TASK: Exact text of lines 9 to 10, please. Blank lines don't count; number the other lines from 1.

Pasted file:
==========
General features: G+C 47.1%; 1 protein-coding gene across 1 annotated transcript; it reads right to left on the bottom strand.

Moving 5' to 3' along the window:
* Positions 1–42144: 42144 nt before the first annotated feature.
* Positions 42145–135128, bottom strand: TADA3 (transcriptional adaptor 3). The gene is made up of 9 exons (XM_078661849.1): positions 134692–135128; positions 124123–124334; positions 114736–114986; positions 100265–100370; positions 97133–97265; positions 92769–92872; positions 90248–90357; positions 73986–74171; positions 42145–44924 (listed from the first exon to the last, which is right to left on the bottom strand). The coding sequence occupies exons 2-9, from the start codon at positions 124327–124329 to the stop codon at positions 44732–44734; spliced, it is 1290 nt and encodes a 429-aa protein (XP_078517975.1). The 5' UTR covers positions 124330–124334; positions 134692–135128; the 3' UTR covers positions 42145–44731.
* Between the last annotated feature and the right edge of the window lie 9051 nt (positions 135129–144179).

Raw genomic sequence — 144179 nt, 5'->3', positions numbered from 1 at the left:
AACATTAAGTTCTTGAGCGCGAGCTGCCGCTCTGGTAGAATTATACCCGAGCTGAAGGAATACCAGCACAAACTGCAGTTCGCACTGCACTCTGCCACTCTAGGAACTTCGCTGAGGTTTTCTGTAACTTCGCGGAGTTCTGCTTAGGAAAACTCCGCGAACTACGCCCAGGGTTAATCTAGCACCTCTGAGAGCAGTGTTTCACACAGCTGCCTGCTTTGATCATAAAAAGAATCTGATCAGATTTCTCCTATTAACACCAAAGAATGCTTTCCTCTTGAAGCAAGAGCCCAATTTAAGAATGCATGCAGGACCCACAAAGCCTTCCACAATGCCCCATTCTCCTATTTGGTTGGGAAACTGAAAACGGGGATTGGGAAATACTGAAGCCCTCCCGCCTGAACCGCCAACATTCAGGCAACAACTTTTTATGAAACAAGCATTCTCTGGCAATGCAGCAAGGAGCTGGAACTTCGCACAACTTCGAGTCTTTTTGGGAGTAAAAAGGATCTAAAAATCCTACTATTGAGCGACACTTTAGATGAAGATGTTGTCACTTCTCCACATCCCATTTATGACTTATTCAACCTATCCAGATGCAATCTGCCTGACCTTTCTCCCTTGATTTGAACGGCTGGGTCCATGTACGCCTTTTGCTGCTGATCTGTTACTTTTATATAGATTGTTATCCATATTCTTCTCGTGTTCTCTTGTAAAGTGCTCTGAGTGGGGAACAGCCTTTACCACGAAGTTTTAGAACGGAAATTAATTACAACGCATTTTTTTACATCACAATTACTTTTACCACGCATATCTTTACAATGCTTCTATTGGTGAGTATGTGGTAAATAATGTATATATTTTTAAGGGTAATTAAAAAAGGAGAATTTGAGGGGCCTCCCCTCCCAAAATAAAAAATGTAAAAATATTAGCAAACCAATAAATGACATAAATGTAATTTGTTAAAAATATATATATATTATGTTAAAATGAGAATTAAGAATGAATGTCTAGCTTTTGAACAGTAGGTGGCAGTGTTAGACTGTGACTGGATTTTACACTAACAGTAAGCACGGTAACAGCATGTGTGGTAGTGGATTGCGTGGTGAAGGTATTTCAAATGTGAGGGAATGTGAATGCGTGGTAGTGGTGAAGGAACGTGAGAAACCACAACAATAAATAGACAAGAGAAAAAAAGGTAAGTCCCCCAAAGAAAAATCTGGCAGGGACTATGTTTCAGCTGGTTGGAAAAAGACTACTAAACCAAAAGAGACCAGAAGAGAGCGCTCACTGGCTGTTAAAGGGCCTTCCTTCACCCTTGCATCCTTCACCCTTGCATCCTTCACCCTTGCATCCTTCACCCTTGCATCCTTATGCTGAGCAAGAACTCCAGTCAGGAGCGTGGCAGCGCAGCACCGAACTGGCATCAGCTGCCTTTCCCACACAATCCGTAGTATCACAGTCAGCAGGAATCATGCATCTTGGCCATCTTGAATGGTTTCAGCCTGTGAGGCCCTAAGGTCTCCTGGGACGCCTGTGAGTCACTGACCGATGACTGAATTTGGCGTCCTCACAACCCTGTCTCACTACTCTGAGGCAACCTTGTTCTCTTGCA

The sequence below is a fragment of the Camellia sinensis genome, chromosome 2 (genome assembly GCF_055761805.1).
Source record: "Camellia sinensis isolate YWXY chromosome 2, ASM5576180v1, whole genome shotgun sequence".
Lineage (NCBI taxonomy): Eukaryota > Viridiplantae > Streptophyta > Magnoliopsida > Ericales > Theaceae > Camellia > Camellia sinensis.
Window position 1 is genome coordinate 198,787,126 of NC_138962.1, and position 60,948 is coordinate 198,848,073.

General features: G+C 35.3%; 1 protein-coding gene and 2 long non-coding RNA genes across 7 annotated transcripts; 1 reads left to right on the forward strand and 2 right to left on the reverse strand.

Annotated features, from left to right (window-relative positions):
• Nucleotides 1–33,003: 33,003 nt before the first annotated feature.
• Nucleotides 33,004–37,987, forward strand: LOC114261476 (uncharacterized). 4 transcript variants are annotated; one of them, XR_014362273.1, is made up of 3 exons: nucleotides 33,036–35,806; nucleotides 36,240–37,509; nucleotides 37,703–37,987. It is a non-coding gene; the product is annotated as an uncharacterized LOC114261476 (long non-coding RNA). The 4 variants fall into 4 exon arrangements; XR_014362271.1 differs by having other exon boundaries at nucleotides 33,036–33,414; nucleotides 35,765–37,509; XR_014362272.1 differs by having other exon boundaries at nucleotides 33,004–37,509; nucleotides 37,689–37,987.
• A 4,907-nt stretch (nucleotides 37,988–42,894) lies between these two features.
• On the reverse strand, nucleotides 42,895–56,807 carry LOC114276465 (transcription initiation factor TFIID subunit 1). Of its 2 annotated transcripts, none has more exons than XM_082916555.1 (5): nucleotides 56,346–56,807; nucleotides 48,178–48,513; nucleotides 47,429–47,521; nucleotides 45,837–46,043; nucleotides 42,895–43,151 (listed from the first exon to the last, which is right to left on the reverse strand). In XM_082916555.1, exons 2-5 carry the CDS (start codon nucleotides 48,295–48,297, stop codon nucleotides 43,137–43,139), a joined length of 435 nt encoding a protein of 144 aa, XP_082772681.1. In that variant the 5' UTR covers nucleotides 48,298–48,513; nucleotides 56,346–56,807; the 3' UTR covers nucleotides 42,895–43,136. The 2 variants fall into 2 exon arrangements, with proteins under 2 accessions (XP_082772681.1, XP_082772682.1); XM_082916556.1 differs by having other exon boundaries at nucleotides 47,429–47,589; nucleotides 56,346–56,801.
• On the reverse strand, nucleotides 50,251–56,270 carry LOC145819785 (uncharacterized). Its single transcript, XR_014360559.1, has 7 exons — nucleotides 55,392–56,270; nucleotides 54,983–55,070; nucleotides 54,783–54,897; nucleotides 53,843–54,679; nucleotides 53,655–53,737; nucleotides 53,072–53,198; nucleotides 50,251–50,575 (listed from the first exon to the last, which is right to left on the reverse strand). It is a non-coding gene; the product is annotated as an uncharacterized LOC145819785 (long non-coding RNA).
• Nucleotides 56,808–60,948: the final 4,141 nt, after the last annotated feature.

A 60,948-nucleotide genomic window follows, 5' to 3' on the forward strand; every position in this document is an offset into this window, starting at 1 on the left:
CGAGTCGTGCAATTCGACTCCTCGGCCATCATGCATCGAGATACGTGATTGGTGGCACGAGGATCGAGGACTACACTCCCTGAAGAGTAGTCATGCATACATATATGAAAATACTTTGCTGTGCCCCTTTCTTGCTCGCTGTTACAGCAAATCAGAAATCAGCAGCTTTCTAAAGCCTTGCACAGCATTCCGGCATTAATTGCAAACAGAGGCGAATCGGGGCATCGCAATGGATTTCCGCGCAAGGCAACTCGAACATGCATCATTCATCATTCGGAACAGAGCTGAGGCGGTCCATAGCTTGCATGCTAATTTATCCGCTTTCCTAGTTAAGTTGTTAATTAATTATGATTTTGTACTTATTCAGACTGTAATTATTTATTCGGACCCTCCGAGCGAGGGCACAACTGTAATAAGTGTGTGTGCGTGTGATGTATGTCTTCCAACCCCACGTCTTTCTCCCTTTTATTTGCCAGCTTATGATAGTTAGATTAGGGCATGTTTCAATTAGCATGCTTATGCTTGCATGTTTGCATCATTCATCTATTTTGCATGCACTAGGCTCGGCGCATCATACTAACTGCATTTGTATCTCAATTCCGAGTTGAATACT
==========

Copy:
Source record: "Camellia sinensis isolate YWXY chromosome 2, ASM5576180v1, whole genome shotgun sequence".
Lineage (NCBI taxonomy): Eukaryota > Viridiplantae > Streptophyta > Magnoliopsida > Ericales > Theaceae > Camellia > Camellia sinensis.